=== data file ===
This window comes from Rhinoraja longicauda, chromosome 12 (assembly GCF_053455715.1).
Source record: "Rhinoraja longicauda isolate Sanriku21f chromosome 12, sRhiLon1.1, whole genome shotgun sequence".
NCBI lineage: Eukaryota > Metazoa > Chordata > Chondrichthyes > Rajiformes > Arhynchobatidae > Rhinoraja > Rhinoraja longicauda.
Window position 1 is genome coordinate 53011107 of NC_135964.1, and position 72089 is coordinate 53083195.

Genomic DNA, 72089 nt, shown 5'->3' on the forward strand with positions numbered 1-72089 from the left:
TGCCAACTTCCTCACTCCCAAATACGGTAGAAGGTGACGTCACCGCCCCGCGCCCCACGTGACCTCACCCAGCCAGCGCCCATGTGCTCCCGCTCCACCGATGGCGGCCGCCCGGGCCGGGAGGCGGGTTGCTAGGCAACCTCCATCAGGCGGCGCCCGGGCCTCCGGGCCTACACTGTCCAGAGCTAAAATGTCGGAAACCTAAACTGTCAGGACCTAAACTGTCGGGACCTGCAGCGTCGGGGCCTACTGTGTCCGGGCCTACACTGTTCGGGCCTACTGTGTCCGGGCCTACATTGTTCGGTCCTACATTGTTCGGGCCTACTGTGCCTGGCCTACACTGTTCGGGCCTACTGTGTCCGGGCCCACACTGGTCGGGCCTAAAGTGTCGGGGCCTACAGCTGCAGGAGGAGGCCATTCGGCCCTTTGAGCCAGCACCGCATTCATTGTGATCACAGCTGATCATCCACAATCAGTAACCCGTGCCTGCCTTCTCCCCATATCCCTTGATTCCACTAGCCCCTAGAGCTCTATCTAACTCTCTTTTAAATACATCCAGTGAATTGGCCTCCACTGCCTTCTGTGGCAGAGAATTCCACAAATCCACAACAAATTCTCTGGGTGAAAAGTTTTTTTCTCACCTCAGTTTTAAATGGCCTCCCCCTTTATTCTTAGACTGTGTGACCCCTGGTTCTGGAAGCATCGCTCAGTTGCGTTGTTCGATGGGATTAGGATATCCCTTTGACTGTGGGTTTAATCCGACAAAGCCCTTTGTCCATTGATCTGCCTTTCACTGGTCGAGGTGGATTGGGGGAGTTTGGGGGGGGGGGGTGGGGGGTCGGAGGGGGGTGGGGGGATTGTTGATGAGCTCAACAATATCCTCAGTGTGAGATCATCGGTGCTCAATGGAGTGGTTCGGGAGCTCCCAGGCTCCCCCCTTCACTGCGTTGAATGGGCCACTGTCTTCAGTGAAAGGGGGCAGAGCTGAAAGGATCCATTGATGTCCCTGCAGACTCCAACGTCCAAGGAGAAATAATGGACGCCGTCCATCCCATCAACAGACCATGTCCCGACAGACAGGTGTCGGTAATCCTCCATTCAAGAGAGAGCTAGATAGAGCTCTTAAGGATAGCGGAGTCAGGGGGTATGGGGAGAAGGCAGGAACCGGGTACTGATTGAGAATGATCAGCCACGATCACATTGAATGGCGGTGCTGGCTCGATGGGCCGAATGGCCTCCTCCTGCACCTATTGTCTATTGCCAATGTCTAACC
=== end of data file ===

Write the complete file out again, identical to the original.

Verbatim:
This window comes from Rhinoraja longicauda, chromosome 12 (assembly GCF_053455715.1).
Source record: "Rhinoraja longicauda isolate Sanriku21f chromosome 12, sRhiLon1.1, whole genome shotgun sequence".
NCBI lineage: Eukaryota > Metazoa > Chordata > Chondrichthyes > Rajiformes > Arhynchobatidae > Rhinoraja > Rhinoraja longicauda.
Window position 1 is genome coordinate 53011107 of NC_135964.1, and position 72089 is coordinate 53083195.

Genomic DNA, 72089 nt, shown 5'->3' on the forward strand with positions numbered 1-72089 from the left:
TGCCAACTTCCTCACTCCCAAATACGGTAGAAGGTGACGTCACCGCCCCGCGCCCCACGTGACCTCACCCAGCCAGCGCCCATGTGCTCCCGCTCCACCGATGGCGGCCGCCCGGGCCGGGAGGCGGGTTGCTAGGCAACCTCCATCAGGCGGCGCCCGGGCCTCCGGGCCTACACTGTCCAGAGCTAAAATGTCGGAAACCTAAACTGTCAGGACCTAAACTGTCGGGACCTGCAGCGTCGGGGCCTACTGTGTCCGGGCCTACACTGTTCGGGCCTACTGTGTCCGGGCCTACATTGTTCGGTCCTACATTGTTCGGGCCTACTGTGCCTGGCCTACACTGTTCGGGCCTACTGTGTCCGGGCCCACACTGGTCGGGCCTAAAGTGTCGGGGCCTACAGCTGCAGGAGGAGGCCATTCGGCCCTTTGAGCCAGCACCGCATTCATTGTGATCACAGCTGATCATCCACAATCAGTAACCCGTGCCTGCCTTCTCCCCATATCCCTTGATTCCACTAGCCCCTAGAGCTCTATCTAACTCTCTTTTAAATACATCCAGTGAATTGGCCTCCACTGCCTTCTGTGGCAGAGAATTCCACAAATCCACAACAAATTCTCTGGGTGAAAAGTTTTTTTCTCACCTCAGTTTTAAATGGCCTCCCCCTTTATTCTTAGACTGTGTGACCCCTGGTTCTGGAAGCATCGCTCAGTTGCGTTGTTCGATGGGATTAGGATATCCCTTTGACTGTGGGTTTAATCCGACAAAGCCCTTTGTCCATTGATCTGCCTTTCACTGGTCGAGGTGGATTGGGGGAGTTTGGGGGGGGGGGGTGGGGGGTCGGAGGGGGGTGGGGGGATTGTTGATGAGCTCAACAATATCCTCAGTGTGAGATCATCGGTGCTCAATGGAGTGGTTCGGGAGCTCCCAGGCTCCCCCCTTCACTGCGTTGAATGGGCCACTGTCTTCAGTGAAAGGGGGCAGAGCTGAAAGGATCCATTGATGTCCCTGCAGACTCCAACGTCCAAGGAGAAATAATGGACGCCGTCCATCCCATCAACAGACCATGTCCCGACAGACAGGTGTCGGTAATCCTCCATTCAAGAGAGAGCTAGATAGAGCTCTTAAGGATAGCGGAGTCAGGGGGTATGGGGAGAAGGCAGGAACCGGGTACTGATTGAGAATGATCAGCCACGATCACATTGAATGGCGGTGCTGGCTCGATGGGCCGAATGGCCTCCTCCTGCACCTATTGTCTATTGCCAATGTCTAACC